Overlander Question

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BigBriDogGuy

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The "Clover Rover" is back at home after getting the alternator replaced at my local shop. That set me back nearly $1,300 but it runs like a top now. They reset the electrical system to get rid of all the faults and did a general once over on the engine because I had mentioned that I thought I heard a "whining" sound. They said it might be some exhaust unit that liquifies the carbon and sends it back through the engine to be burnt so that it lowers emissions. Something like that, not exactly sure. The point being that he wasn't concerned about anything mechanical wrong with the engine at the moment.

I'm seriously relieved because I wouldn't have been surprised if they came back and said the rig was toast (fried wiring, messed up electrical system, driving while the ECU was freaking out and doing damage to the engine/transmission/etc.). Instead, it was a boring alternator replacement. Alternators are consumable items in my book, so I rack that up to routine maintenance. A bit expensive for an alternator, but a lot less expensive than eating the cost of the entire vehicle.
 

M32H32IS

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The "Clover Rover" is back at home after getting the alternator replaced at my local shop. That set me back nearly $1,300 but it runs like a top now. They reset the electrical system to get rid of all the faults and did a general once over on the engine because I had mentioned that I thought I heard a "whining" sound. They said it might be some exhaust unit that liquifies the carbon and sends it back through the engine to be burnt so that it lowers emissions. Something like that, not exactly sure. The point being that he wasn't concerned about anything mechanical wrong with the engine at the moment.

I'm seriously relieved because I wouldn't have been surprised if they came back and said the rig was toast (fried wiring, messed up electrical system, driving while the ECU was freaking out and doing damage to the engine/transmission/etc.). Instead, it was a boring alternator replacement. Alternators are consumable items in my book, so I rack that up to routine maintenance. A bit expensive for an alternator, but a lot less expensive than eating the cost of the entire vehicle.
Glad the rig wasn’t toast!
 

BigBriDogGuy

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Thanks M32H32IS, me too. Today's adventure was water leaking into the cabin on the passenger's side. I tried to clear the drain tube to the sunroof myself and then tapped out when I saw more water inside the cabin by the passenger's footwell. I called up the local glass place that is family owned and real good folks (they will replace my windshield once that's needed) and asked them who does sunroof work. They gave me the name of a guy and he saw me right away (it was raining). He pulled apart the headliner and disconnected the hose, a gush of water came flowing out of the top of it, and he blew some air through the line with his compressor, and Bob's your Uncle. He had it back together in about 10 minutes and I was $100 lighter in the wallet (and happy for it). If you are ever in my area and need this kind of work done, let me know and I will refer you.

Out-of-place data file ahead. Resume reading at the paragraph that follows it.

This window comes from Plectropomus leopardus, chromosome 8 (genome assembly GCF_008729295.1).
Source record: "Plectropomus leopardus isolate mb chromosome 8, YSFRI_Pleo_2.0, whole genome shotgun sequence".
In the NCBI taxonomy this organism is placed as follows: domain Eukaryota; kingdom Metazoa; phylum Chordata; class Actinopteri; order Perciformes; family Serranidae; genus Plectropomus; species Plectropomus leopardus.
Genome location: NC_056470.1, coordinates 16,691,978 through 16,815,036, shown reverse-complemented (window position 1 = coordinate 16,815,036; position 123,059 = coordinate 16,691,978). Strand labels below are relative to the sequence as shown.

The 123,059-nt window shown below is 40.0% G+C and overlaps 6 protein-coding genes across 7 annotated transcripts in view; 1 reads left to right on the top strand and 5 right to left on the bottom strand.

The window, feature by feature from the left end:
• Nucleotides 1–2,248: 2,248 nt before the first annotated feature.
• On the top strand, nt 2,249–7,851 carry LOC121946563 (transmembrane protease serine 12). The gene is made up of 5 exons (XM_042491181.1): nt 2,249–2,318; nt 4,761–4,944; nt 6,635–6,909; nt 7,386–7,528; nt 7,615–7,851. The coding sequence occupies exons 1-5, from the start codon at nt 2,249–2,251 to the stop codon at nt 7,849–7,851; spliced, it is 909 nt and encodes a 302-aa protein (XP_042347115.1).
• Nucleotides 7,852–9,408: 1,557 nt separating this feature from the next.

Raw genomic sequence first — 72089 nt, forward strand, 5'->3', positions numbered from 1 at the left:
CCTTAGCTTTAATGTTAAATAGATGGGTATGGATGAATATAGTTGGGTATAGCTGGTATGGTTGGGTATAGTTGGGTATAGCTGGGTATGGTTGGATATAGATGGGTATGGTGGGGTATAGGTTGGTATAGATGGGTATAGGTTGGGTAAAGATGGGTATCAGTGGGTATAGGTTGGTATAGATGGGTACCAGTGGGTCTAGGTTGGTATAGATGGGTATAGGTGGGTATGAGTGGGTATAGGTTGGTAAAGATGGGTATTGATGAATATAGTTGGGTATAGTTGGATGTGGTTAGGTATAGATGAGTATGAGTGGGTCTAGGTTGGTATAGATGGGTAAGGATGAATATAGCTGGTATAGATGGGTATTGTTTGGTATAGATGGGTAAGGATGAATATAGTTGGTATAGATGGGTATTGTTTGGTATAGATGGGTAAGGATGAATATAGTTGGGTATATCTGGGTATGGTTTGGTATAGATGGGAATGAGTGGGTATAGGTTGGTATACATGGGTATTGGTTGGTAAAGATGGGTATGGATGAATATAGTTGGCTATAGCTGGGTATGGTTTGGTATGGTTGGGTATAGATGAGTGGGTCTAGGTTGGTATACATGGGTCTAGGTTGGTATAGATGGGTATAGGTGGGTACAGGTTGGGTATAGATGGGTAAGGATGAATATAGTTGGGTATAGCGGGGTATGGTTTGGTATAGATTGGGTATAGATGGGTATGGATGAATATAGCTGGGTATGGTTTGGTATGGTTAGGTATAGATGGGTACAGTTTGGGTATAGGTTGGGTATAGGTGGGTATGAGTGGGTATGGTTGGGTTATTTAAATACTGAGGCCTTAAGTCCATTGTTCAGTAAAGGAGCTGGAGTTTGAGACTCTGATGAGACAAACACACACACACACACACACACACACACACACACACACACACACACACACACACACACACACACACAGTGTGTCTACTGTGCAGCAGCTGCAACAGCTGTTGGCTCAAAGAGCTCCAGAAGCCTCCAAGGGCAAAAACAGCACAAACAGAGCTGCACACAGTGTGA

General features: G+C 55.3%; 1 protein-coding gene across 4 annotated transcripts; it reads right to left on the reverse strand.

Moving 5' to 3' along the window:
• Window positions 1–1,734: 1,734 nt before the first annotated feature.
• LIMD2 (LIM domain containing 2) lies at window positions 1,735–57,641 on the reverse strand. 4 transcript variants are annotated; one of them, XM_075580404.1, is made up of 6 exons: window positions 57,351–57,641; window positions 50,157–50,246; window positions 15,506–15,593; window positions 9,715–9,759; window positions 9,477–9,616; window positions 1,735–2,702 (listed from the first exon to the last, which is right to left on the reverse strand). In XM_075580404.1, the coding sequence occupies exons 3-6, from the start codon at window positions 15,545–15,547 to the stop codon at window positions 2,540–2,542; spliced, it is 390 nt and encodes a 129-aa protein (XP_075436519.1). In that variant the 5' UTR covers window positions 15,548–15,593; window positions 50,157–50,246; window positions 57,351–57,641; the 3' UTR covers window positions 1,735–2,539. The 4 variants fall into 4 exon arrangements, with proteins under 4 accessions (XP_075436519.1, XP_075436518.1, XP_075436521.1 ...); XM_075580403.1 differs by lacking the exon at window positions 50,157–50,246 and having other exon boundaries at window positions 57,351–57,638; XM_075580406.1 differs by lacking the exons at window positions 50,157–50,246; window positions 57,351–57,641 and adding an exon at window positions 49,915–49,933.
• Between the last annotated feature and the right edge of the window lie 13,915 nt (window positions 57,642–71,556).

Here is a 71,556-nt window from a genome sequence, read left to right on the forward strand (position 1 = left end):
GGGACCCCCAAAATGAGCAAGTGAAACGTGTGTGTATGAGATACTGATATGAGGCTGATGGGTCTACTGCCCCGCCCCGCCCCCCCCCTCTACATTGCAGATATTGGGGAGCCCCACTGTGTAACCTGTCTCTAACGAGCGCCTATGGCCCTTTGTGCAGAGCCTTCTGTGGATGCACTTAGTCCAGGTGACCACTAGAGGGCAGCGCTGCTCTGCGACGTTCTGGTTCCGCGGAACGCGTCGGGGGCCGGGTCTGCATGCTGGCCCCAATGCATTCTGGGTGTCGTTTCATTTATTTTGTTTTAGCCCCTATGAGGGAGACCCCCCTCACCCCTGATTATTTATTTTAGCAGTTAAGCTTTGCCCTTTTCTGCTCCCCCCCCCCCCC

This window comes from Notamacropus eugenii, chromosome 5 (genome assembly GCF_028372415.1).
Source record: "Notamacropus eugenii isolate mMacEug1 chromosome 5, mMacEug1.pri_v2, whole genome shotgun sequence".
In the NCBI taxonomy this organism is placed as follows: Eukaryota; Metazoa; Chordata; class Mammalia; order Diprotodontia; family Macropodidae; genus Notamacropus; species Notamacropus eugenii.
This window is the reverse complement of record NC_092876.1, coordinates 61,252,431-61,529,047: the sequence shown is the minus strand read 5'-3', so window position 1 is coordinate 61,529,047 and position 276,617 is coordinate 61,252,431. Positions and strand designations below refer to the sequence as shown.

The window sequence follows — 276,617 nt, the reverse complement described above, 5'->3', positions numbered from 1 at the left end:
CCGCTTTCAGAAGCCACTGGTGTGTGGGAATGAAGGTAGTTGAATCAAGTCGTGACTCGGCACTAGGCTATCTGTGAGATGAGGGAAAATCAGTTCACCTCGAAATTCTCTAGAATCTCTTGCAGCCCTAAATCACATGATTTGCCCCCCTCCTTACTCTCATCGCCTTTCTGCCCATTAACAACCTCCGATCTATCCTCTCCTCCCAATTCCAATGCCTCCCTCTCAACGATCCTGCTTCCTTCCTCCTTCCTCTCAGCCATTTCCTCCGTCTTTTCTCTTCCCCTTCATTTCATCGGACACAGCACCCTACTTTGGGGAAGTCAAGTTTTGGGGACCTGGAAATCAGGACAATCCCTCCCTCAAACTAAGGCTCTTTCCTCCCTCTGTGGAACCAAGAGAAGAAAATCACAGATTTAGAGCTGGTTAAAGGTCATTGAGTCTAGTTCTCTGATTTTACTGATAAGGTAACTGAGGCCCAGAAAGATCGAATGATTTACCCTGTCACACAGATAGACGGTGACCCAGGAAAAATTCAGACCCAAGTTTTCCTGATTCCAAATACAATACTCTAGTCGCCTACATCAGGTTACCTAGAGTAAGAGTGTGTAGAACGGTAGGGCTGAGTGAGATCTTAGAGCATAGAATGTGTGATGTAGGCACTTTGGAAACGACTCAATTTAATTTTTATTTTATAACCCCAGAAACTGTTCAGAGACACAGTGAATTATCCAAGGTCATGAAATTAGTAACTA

San Moritz LR4

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Thanks for this. My friend is a Land Rover mechanic and mentioned cross-over pipes, timing chain, changing diff fluids and control arms. Not sure if that is DIY but if the disco 5 has progressed in some of these instances it may be OK.

It's almost like do you buy a disco 5 or a 90k mile lr4 cheap with service records to prove repairs have been addressed. If I budget the 4runner route I basically spend 11k more for a truck 8 years older with 150k miles. But then again it's a Toyota they say. I hate the way they drive but it is inflated in the market. Just need something that can handle cross country trips.

First, I am inclined to agree with @range rover. My 2012 LR4 has only broken down (unexpectedly) once while I was driving. Front left wheel bearing left me stranded on the side of Interstate 10 outside Los Angeles. Outside of that one-off event, I have had zero issues with my LR4. I do PM services every 10,000 miles.

I highly recommend following your mechanic's advice and changing the cross-over tube. It may "look fine", but it gets VERY brittle and will easily break. Changing the vehicle's vital fluids is of paramount importance. If you want your car to last, stay on task when it comes to changing vital fluids. The timing chain is a known Achillies heal for the V8 Land Rover engine. My LR4 has 185,000 miles on it and it still has the original timing chain. The advice I got from my mechanic was..."if you hear any mechanical/metallic rattling when you first start your car, bring it straight to the shop and have it diagnosed". When my engine reaches 200,000 miles, I will do a preventive maintenance service and have the timing change swapped out for a new one.

Toyota's are just that...Toyotas. LR4's on the other hand, are expensive to properly maintain and service. Having said that, given the choice of a CPO Toyota vs a 2015 LR4 with excellent service records. I would get a LR4 every time. Just my two cents on the topic.
 

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